Last week, Congress was in session for the first time in about a month—and what millions of cash-strapped Americans are hoping for is that the lawmakers will eventually take a long hard look at the possibility of sending out another round of coronavirus stimulus checks.
Do take note that what polls and surveys have proved over the past year is that the three rounds of stimulus payments approved by Congress have been essential to keeping many Americans financially afloat. And this has become an even larger issue as the latest checks under President Joe Biden’s American Rescue Plan are nearly all disbursed—leaving Americans without more stimulus to rely on.
Despite the lack of any concrete action in Washington, keep in mind that another round of stimulus isn’t entirely off the table.
White House Press Secretary Jen Psaki, during a recent briefing with reporters, told them that “(President Biden) is happy to hear from a range of ideas on what would be most effective and what’s most important to the economy moving forward.”
In a separate briefing, Psaki was open to the ideas of what Congress had to say on the matter. “We’ll see what members of Congress propose, but those are not free,” she said.
Recent data are indicating that the previous stimulus funds have done wonders for Americans’ financial health.
According to a recent survey conducted by doxo, it revealed that 95 percent of Americans admitted that stimulus checks helped improve their financial well-being over the past year. Furthermore, about 90 percent said the stimulus helped them between “a little” and “a great deal.”
In addition, roughly nine in ten respondents said they felt confident that the stimulus will help the U.S. economy improve between “a little” and “a great deal,” while 63 percent said their financial health will recover within the next year.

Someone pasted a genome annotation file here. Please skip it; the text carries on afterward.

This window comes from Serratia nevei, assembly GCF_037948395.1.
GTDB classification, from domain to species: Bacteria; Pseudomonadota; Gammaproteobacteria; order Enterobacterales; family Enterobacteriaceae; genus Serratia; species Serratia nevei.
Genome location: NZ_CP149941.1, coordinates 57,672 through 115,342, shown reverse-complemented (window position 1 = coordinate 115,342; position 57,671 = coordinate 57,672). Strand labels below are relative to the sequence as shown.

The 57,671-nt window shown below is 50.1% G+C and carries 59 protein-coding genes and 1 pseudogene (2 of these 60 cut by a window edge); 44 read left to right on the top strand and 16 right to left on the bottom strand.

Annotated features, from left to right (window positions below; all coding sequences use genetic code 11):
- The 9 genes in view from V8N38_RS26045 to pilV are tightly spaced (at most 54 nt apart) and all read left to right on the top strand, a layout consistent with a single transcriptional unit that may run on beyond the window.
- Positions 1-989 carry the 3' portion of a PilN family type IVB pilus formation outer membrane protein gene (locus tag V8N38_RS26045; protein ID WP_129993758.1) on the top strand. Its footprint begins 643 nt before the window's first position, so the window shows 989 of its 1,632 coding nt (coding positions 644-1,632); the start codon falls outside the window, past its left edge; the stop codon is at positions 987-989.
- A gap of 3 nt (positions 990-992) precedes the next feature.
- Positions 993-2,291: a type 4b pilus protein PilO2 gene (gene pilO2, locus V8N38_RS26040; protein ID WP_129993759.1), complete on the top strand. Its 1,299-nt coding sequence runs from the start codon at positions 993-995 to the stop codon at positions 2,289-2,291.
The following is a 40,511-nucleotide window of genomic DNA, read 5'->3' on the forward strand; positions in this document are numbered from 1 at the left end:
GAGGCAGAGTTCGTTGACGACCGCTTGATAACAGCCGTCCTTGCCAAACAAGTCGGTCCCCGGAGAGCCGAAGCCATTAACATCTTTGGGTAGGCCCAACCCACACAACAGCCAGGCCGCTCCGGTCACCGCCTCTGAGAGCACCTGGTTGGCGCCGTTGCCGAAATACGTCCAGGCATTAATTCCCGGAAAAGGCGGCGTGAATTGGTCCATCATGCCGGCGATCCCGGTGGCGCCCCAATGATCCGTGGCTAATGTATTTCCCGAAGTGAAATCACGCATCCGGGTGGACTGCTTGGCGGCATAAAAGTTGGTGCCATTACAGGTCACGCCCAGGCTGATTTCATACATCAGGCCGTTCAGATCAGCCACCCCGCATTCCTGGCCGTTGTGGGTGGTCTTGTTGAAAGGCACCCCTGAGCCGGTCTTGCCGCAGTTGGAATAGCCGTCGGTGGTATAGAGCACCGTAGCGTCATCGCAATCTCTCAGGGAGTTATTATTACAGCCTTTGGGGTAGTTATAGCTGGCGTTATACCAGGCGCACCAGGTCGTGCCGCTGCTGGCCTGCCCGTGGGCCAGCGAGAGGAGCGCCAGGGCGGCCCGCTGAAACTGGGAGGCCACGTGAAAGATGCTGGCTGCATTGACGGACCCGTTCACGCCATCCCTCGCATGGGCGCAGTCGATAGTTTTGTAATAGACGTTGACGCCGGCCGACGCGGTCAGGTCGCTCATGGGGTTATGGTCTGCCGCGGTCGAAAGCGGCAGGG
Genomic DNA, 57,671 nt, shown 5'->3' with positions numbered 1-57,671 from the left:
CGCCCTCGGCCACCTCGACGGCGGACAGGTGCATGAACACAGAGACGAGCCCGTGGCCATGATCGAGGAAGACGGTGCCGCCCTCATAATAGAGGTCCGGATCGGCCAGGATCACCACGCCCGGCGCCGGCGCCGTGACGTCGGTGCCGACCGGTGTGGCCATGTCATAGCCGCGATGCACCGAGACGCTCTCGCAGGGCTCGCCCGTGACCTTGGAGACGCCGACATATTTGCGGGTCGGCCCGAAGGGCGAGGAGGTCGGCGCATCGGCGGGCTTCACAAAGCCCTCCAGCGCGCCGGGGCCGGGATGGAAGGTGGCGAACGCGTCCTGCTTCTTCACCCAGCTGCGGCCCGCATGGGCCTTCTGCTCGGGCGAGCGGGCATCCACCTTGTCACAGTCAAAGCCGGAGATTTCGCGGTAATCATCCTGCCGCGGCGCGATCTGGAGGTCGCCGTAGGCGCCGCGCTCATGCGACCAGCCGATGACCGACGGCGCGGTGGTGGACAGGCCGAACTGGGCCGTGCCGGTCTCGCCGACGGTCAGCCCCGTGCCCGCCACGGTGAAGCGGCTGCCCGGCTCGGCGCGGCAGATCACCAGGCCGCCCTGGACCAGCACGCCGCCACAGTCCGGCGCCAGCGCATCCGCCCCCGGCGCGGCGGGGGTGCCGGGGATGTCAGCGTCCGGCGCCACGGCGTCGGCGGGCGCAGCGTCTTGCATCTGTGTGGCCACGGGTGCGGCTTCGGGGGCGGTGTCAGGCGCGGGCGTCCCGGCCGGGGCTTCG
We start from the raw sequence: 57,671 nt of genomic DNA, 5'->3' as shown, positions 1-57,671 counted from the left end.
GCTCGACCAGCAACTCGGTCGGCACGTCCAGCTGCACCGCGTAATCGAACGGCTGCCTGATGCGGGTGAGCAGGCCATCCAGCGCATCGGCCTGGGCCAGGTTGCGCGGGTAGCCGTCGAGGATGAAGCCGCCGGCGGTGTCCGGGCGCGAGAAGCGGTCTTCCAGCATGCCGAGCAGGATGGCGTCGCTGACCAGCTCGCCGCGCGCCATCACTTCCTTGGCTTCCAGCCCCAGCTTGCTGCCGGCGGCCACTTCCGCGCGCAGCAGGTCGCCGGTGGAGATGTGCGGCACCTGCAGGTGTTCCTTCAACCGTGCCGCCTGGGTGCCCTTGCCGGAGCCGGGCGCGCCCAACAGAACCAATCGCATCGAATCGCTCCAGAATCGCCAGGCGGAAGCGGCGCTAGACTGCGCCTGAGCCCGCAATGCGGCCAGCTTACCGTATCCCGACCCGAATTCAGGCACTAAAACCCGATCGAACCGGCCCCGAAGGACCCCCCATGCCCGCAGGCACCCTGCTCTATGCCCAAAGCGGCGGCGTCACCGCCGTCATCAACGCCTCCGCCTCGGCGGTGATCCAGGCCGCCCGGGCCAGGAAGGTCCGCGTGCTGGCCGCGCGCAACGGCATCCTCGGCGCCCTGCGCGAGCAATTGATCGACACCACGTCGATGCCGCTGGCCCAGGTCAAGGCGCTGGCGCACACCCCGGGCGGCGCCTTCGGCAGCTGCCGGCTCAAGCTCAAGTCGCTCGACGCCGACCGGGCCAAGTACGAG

These findings come on the heels of a University of Michigan study that showed the stimulus checks helped many Americans avoid complete financial ruin. The researchers discovered that household food shortages plummeted by 42 percent and financial instability by 43 percent.
“Our analyses thus far have yielded a fairly simple story: throughout the crisis, the level of hardship faced by U.S. households can be directly linked to the federal government’s response,” the study writes.
“The sharpest declines in hardship immediately followed the passage of these two relief bills, coinciding with the delivery of EIPs (Economic Impact Payments), and the gains were greatest among the lowest income households,” it continues.
Another report put together by the Economic Security Project has suggested that more rounds of stimulus could potentially lift as many as twelve million Americans out of poverty.
Ethen Kim Lieser is a Minneapolis-based Science and Tech Editor who has held posts at Google, The Korea Herald, Lincoln Journal Star, AsianWeek, and Arirang TV. Follow or contact him on LinkedIn.